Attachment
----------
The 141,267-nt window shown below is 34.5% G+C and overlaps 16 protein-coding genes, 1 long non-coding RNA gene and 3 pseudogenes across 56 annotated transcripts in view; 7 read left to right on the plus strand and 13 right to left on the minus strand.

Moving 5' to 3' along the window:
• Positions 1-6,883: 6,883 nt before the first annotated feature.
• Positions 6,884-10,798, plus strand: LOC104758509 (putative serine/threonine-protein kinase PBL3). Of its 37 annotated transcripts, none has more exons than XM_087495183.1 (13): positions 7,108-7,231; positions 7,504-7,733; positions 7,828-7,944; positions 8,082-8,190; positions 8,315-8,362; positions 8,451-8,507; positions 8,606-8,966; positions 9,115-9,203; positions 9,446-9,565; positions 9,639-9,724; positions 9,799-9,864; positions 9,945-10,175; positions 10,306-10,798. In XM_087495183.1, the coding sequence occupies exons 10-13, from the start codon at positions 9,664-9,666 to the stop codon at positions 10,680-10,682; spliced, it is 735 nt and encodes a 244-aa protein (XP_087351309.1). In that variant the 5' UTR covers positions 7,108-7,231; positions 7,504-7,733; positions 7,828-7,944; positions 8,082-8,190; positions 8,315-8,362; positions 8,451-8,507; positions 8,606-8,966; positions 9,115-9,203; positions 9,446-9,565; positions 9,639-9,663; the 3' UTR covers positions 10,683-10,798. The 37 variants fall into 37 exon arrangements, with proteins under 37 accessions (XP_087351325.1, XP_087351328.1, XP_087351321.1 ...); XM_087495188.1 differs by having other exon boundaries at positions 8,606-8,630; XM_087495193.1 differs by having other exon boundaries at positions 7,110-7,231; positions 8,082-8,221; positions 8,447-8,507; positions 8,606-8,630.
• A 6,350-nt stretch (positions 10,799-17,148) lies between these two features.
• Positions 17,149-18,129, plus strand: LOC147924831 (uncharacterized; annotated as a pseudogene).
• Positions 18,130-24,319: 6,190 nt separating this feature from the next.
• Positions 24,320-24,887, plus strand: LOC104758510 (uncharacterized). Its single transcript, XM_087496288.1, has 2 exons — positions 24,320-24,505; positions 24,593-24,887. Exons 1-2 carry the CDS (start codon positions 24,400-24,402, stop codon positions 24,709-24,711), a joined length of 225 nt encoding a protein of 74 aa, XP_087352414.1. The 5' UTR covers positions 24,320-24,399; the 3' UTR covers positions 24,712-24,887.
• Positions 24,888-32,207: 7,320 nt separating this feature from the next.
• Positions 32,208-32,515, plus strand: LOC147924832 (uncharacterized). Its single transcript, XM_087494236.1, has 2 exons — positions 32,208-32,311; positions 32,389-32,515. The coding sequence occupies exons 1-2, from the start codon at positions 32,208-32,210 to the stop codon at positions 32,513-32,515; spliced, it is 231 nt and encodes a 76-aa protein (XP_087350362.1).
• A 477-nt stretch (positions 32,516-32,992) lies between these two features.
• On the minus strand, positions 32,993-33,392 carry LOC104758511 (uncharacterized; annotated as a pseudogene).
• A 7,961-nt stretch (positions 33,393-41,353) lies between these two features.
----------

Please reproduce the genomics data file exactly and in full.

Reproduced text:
The 141,267-nt window shown below is 34.5% G+C and overlaps 16 protein-coding genes, 1 long non-coding RNA gene and 3 pseudogenes across 56 annotated transcripts in view; 7 read left to right on the plus strand and 13 right to left on the minus strand.

Moving 5' to 3' along the window:
• Positions 1-6,883: 6,883 nt before the first annotated feature.
• Positions 6,884-10,798, plus strand: LOC104758509 (putative serine/threonine-protein kinase PBL3). Of its 37 annotated transcripts, none has more exons than XM_087495183.1 (13): positions 7,108-7,231; positions 7,504-7,733; positions 7,828-7,944; positions 8,082-8,190; positions 8,315-8,362; positions 8,451-8,507; positions 8,606-8,966; positions 9,115-9,203; positions 9,446-9,565; positions 9,639-9,724; positions 9,799-9,864; positions 9,945-10,175; positions 10,306-10,798. In XM_087495183.1, the coding sequence occupies exons 10-13, from the start codon at positions 9,664-9,666 to the stop codon at positions 10,680-10,682; spliced, it is 735 nt and encodes a 244-aa protein (XP_087351309.1). In that variant the 5' UTR covers positions 7,108-7,231; positions 7,504-7,733; positions 7,828-7,944; positions 8,082-8,190; positions 8,315-8,362; positions 8,451-8,507; positions 8,606-8,966; positions 9,115-9,203; positions 9,446-9,565; positions 9,639-9,663; the 3' UTR covers positions 10,683-10,798. The 37 variants fall into 37 exon arrangements, with proteins under 37 accessions (XP_087351325.1, XP_087351328.1, XP_087351321.1 ...); XM_087495188.1 differs by having other exon boundaries at positions 8,606-8,630; XM_087495193.1 differs by having other exon boundaries at positions 7,110-7,231; positions 8,082-8,221; positions 8,447-8,507; positions 8,606-8,630.
• A 6,350-nt stretch (positions 10,799-17,148) lies between these two features.
• Positions 17,149-18,129, plus strand: LOC147924831 (uncharacterized; annotated as a pseudogene).
• Positions 18,130-24,319: 6,190 nt separating this feature from the next.
• Positions 24,320-24,887, plus strand: LOC104758510 (uncharacterized). Its single transcript, XM_087496288.1, has 2 exons — positions 24,320-24,505; positions 24,593-24,887. Exons 1-2 carry the CDS (start codon positions 24,400-24,402, stop codon positions 24,709-24,711), a joined length of 225 nt encoding a protein of 74 aa, XP_087352414.1. The 5' UTR covers positions 24,320-24,399; the 3' UTR covers positions 24,712-24,887.
• Positions 24,888-32,207: 7,320 nt separating this feature from the next.
• Positions 32,208-32,515, plus strand: LOC147924832 (uncharacterized). Its single transcript, XM_087494236.1, has 2 exons — positions 32,208-32,311; positions 32,389-32,515. The coding sequence occupies exons 1-2, from the start codon at positions 32,208-32,210 to the stop codon at positions 32,513-32,515; spliced, it is 231 nt and encodes a 76-aa protein (XP_087350362.1).
• A 477-nt stretch (positions 32,516-32,992) lies between these two features.
• On the minus strand, positions 32,993-33,392 carry LOC104758511 (uncharacterized; annotated as a pseudogene).
• A 7,961-nt stretch (positions 33,393-41,353) lies between these two features.